On a balmy Wednesday afternoon at the end of August, I headed to an appointment in the neighborhood of Schwabing, Munich, without knowing that I would actually meet one of the world’s pioneers of augmented reality art. Contrary to her grandee status, the American artist Tamiko Thiel has a warm and informal manner. For the past two-and-a-half decades, she has pushed the boundaries of “painting”, potentially changing how we see the world around us.
Despite a hard-won career from her base in Munich, her work is mostly internationally acclaimed. Her art pieces are now in the MoMA and Whitney Museum permanent collections in New York and the Smithsonian Institution. Yet many of Thiel’s artworks are visible to anyone from anywhere in the world. This is what makes augmented reality art so fascinating.
Although Thiel admits it takes a long time to get the general public familiar with this technology, what she’s aiming for is that “augmented reality will be the street art of this century.” This technology has never been more appealing than now, when so many artists are finding a new space to express themselves and use this art form to digitize difficult issues.
Instead of brushes and sprays, Thiel uses programming to create three-dimensional art works, apparently integrated in a physical location, and only visible to the human-eye through the screen of a smartphone or tablet. No permits to paint walls or to use the public space are obvious advantages of this art form. However, more steps, or rather clicks, separate viewers from a piece of augmented reality art than a spontaneous look to a wall. The access is easy, though.
Depending on the artwork, viewers can simply open a browser to access a website and look for the button to launch the augmented reality pieces or download the corresponding augmented reality app on their iPhone or Android. The same system that Pokemon GO uses. Over forty of Thiel’s works run in her own app ARpoise. Artists using augmented reality enjoy the freedom of placing their artworks wherever they like, for the enjoyment of people. “I use google maps to find the GPS coordinates to place things in places where I am not physically present,” explains Thiel.
There are two different location approaches which artists can use in the technical setup. One is geo-fencing, the piece can only be seen by viewers with their mobile phones in a certain location, the other allows you to see the piece with your phone no matter where you are in the world. Nothing changes in our physical environment, but artists put their faith in the symbiosis of the piece and the surrounding of the viewer to create a different meaning while the viewer’s own harmony with the environment disintegrates.
Thiel’s new augmented reality installation, with the blameworthy title “What You Sow”, on as part of the Marais DigitArt Festival, has submerged the Square Léopold-Achille in Paris underwater. Virtual plastic garbage in the form of flip-flops, rubber ducks and plastic cutlery fall from the sky. When users tap on the plastic “seed corals”, a complex branching “plastic waste coral” grows out of every piece, engulfing the users in plastic. Over time the corals bleach and shrink, turning into invisible microplastics, but an endless supply of new plastic “seeds” fall from the sky to grow more garbage corals. The installation offers an uncomfortable truth about human interference with the environment, all under a creaking underwater-like sound.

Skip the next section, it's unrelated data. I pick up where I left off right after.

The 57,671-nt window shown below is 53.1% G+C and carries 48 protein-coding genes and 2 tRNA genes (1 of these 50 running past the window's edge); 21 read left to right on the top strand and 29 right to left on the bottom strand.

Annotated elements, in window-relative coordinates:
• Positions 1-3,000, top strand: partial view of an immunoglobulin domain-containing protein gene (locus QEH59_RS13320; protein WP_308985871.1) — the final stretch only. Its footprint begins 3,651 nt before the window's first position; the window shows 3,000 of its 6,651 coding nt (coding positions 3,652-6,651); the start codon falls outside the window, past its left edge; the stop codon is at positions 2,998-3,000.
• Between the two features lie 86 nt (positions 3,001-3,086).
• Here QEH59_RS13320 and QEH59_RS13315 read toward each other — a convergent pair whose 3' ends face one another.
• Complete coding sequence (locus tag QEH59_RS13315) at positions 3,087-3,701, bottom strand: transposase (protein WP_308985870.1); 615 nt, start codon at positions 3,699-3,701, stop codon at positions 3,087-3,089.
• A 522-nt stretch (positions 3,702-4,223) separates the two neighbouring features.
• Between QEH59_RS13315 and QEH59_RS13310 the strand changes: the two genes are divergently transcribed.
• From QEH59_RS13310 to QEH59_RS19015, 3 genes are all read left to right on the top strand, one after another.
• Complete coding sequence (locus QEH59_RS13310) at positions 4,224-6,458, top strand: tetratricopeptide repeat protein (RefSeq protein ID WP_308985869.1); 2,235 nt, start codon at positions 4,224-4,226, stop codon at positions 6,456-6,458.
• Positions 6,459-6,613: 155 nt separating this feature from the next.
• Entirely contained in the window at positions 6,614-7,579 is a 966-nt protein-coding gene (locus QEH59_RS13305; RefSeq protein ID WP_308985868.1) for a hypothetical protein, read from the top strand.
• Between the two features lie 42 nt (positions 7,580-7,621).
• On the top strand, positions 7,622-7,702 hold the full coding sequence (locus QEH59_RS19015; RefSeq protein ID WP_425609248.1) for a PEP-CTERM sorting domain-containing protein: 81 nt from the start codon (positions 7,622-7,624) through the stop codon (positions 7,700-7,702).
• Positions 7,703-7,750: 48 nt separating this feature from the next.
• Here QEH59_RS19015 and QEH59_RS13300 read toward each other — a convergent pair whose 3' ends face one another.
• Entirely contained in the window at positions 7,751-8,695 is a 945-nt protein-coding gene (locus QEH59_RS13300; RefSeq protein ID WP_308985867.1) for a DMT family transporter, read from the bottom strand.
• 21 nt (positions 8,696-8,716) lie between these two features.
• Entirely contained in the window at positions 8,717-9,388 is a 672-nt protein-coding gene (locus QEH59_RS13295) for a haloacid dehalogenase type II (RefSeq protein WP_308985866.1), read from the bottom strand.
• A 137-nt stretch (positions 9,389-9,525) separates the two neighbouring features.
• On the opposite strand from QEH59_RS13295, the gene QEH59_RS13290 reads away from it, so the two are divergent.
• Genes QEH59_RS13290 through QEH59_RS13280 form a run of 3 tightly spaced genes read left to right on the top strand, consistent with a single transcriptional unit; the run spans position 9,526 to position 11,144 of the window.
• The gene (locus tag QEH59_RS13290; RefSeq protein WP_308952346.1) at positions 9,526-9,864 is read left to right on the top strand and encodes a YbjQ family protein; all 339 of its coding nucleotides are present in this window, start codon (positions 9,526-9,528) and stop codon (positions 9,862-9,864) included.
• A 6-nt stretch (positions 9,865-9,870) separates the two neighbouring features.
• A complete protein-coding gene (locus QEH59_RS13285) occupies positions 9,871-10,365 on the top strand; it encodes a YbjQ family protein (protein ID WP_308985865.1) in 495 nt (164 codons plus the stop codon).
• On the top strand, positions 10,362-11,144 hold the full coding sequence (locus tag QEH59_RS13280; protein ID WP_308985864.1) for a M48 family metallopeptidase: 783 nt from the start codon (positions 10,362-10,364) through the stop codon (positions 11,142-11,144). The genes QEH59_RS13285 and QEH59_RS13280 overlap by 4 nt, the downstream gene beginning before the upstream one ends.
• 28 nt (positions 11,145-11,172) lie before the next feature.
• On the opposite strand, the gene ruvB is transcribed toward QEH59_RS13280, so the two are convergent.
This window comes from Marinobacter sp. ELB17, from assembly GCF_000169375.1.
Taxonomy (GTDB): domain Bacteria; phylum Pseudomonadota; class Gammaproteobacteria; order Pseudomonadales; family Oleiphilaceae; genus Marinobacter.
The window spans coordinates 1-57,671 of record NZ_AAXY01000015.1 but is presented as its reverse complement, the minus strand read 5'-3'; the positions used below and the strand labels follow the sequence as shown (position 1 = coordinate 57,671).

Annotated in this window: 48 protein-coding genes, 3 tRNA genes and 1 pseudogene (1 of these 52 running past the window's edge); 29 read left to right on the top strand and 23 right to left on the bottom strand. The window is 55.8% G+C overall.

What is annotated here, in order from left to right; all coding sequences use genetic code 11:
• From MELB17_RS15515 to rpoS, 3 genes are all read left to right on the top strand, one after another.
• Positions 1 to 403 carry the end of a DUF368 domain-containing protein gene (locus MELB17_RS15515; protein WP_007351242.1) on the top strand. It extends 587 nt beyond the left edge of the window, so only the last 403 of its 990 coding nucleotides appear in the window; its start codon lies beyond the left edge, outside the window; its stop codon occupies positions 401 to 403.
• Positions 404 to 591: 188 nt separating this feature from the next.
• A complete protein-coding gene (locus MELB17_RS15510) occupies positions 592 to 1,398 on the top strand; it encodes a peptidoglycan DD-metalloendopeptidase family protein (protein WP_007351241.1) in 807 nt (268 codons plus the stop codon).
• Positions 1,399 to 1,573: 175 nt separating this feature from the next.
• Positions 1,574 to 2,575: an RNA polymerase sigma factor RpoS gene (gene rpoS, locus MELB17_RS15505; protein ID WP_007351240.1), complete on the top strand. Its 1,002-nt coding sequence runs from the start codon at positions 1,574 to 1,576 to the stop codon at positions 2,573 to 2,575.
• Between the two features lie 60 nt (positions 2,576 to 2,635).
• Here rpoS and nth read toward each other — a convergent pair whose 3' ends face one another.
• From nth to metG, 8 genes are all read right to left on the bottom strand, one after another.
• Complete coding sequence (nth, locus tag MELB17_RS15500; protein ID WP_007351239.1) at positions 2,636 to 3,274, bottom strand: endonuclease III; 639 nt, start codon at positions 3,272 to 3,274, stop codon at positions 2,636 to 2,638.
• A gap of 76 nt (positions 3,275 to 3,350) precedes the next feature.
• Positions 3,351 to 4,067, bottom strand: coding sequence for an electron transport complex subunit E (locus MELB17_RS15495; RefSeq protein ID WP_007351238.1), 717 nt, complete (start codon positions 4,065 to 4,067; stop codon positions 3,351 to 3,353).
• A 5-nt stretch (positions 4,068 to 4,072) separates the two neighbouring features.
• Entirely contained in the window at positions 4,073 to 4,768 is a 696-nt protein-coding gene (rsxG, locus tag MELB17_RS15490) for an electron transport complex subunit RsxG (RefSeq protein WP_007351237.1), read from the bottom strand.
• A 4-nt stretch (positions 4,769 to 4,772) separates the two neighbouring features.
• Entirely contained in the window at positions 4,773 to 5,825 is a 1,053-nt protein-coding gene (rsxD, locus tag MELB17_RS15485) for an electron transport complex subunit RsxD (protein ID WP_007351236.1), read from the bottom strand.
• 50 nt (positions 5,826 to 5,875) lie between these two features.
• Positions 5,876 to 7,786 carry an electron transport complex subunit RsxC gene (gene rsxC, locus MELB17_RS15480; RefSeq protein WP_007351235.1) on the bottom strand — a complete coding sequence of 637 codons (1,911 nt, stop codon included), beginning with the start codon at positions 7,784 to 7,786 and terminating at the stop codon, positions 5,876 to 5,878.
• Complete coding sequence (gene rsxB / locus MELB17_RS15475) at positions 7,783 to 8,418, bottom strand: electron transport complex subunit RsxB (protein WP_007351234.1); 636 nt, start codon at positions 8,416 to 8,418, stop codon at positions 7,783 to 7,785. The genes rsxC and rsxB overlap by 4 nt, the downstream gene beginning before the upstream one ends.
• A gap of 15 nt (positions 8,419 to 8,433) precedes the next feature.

Thiel went to the Academy of Arts in Munich but her in-depth computing knowledge and experience was nurtured in the US. Born in Oakland, California, she graduated with a bachelor’s degree in general engineering / product design at Stanford University in 1979 and obtained a Masters in Mechanical Engineering at MIT in 1983. She worked with Danny Hillis in the famous “Connection Machine CM-1 / CM-2” (1986 / 1987, Thinking Machines Corp.), the first commercial supercomputer for Artificial Intelligence that would influence Google’s AI technology and also inspired Apple co-founder Steve Jobs.
Early on in 1994 she began to work with virtual reality. After a couple of relatively fallow years during which virtual reality was considered to be “dead”, she jumped into this augmented reality art world with some guerrilla interventions. Something that draws a parallel with street art artists illegally painting walls and subways in the 80s, creating critical-reflexive works.
In 2010 Thiel participated in the first guerilla intervention “We AR in MoMA,” organized by augmented reality artists Mark Skwarek and Sander Veenhof. Announced ahead of the guerilla flash mob at the MoMA in New York, the museum surprisingly tweeted: “Nice, looks like we’re having an “uninvited” AR exhibition tomorrow!” The next day Thiel’s “Art Critic Face Matrix”, a floating array of white faces with open mouths, appeared on one of the floors of the museum intermingled with the exhibition.
After this successful experience Thiel, together with Skwarek, Veenhof and other international artists, founded the collective Manifest.AR to advocate for interventionist public art using emerging forms of augmented reality. The Virtual should not be confined to a stagnant screen but rather data could be transformed into imagery that can co-exist in public spaces. In an increasingly technological society, Thiel aimed at challenging the status quo of the art elite and public institutions stimulating a new discourse.
During the Venice Biennale in 2011, together with Veenhof, she curated another ‘uninvited’ intervention by Manifest.AR that declared to extend the Giardini with extra pavilions constructed in the new medium of augmented reality – some of these works also leaked out into the public space of Piazza San Marco. One of them was Thiel’s “Shades of Absence”, the gold silhouettes of contemporary known and lesser known artists whose works have been censored or are persecuted with no public support.